6 Things Content Marketers Should Know About Effective Email Marketing

One of the trickiest parts of marketing is what comes after you create awareness and interest in your brand.

You can release a viral video, write a groundbreaking blog post, or pull off a publicity stunt. But once prospective customers sit up and take notice of your brand, that’s when the hard work of keeping them interested begins.  You want their business, but you don’t want to scare them off by pushing your products into their faces too early.

You need to engage with those hard-won prospective customers. That means continuously building trust and understanding of your brand, up until the eventual purchase.

Why Content Marketing and Email Marketing Go Hand in Hand

If you’re in content marketing, then email should be part of your arsenal of marketing tools for keeping prospective customers engaged with your brand.

Email is the preferred channel for marketing communications for 77% of consumers. When people let you email them, it’s a sign that they want more content from you. Perhaps they need to be educated on a topic, or they want updates on the latest happenings in your industry.

It’s up to you to nudge this interested audience closer and closer towards an eventual purchase. Create emails with useful and highly personalised content, which are 22.2% more likely to be opened.

Here are some important points that you should note when using email to engage prospective customers:

Dos and Don’ts of Using Email to Engage Prospective Customers

1) DO ensure that your content addresses the challenges your prospective customers face

Newsflash: people don’t care about your products.

People only care about whether you can solve their challenges or not. So if you want to earn their trust (and money), you need to persuade prospective customers that you understand their challenges and have solutions.

If you’re a B2B marketer, you do this by demonstrating your expertise in your field. Even better: add value to your prospective customers by providing links to white papers, emails, or webinars you produced. In this eDM example from the Content Marketing Institute, the Institute empathises with the work challenges faced by content marketers, and directs them to a webinar that offers solutions:


If you’re a B2C marketer, the challenges you solve are really meeting your prospective customers’ aspirations and desires. If you can identify with B2C buyers’ aspirational goals like a desire for status, and show how your product meets those goals, you’ve got their attention!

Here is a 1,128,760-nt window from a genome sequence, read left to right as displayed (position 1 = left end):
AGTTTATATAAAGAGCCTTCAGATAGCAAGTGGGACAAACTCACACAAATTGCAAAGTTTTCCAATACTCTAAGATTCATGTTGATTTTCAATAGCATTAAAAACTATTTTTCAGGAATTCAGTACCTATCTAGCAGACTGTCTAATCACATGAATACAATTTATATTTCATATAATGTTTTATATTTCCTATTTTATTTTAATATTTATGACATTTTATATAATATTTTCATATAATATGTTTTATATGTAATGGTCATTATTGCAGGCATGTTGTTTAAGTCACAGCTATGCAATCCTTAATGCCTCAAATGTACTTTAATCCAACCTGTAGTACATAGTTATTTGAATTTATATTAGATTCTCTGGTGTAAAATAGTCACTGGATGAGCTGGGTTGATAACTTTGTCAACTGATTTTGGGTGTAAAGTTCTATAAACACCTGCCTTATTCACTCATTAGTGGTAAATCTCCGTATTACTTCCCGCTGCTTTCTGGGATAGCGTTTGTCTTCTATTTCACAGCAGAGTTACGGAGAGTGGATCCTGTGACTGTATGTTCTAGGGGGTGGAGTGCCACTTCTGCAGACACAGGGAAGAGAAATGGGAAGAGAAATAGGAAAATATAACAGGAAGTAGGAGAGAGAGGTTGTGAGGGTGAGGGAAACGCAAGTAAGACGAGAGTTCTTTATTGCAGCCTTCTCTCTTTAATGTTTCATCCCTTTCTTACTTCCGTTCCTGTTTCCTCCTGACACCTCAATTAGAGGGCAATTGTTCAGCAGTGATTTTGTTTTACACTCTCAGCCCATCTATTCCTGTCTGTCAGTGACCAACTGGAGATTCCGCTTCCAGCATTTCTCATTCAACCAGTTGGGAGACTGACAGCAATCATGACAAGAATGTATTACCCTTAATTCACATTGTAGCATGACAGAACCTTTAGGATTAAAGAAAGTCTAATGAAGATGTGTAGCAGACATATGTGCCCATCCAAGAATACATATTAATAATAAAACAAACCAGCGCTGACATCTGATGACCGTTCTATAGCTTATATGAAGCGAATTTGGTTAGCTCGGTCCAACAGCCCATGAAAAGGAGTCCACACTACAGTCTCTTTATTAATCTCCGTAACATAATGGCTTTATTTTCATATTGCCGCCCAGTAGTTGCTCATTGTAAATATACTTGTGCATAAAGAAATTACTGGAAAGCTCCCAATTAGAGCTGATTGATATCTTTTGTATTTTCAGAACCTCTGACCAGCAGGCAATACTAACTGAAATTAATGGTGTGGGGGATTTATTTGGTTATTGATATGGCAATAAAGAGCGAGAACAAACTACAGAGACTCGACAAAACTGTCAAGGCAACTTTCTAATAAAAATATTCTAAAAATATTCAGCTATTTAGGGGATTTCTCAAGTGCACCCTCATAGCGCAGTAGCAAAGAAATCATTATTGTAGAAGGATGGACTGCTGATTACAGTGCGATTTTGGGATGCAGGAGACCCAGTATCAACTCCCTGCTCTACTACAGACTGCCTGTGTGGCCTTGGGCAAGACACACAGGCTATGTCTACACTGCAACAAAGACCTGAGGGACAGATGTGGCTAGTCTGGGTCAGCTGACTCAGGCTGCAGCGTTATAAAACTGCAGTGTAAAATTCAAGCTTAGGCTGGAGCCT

2) DO use marketing automation to create targeted emails

Your prospective customers desire familiarity with your brand once you start relationships with them. You can foster this relationship by engaging in a thoughtful and timely manner that is specific to them.

Targeted engagement is possible with marketing automation! Marketing automation is software that monitors leads i.e. prospective customers and automatically engages with them. When it comes to using email to nurture prospective customers, marketing automation can help you:

  • Segment your prospective customers. Different types of prospective customers have different needs and challenges. For example, marketing directors tend to be more concerned about ROI and business strategy, while marketing executives tend to be more concerned about the tactical aspects of marketing. To avoid emailing content that only marketing directors would care about to marketing executives, you need to keep both groups separate! Marketing automation like HubSpot can help you segment different types of prospective customers into various distinct lists.

  • Nurture prospective customers with follow-up emails. Marketing automation can be configured to automatically send content specific to the needs of the people in each list. Basic settings allow you to set the dates and time intervals between each email. More advanced settings let you automatically send emails when your prospective customer displays certain behaviours. For instance, visiting the case studies page triggers a sales email.

The most successful marketers use marketing automation to engage their prospective customers. Automated emails have a 119% higher open rate than broadcast emails. 80% of marketing automation users also found that their number of prospective customers increased, and 77% saw a rise in the number of conversions.

Get Your ROI Reporting Template Track, Calculate, & Chart Your Campaign ROI!

3) DO ensure that you have an option to unsubscribe

It’s inevitable when it comes to email marketing: some people lose interest and want to unsubscribe.

Let them. But at the same time, you can still engage them!

Use the email breakup as an opportunity to ask for feedback on the emails you’ve been sending. Are your readers unsubscribing because of too many emails, emails that come too frequently, or is the content just not interesting enough?

Alternatively, inject a little humour or wit so that those who unsubscribe leave with a positive view of your brand. Check out these nine email unsubscribe pages that put a creative twist to the email breakup for inspiration!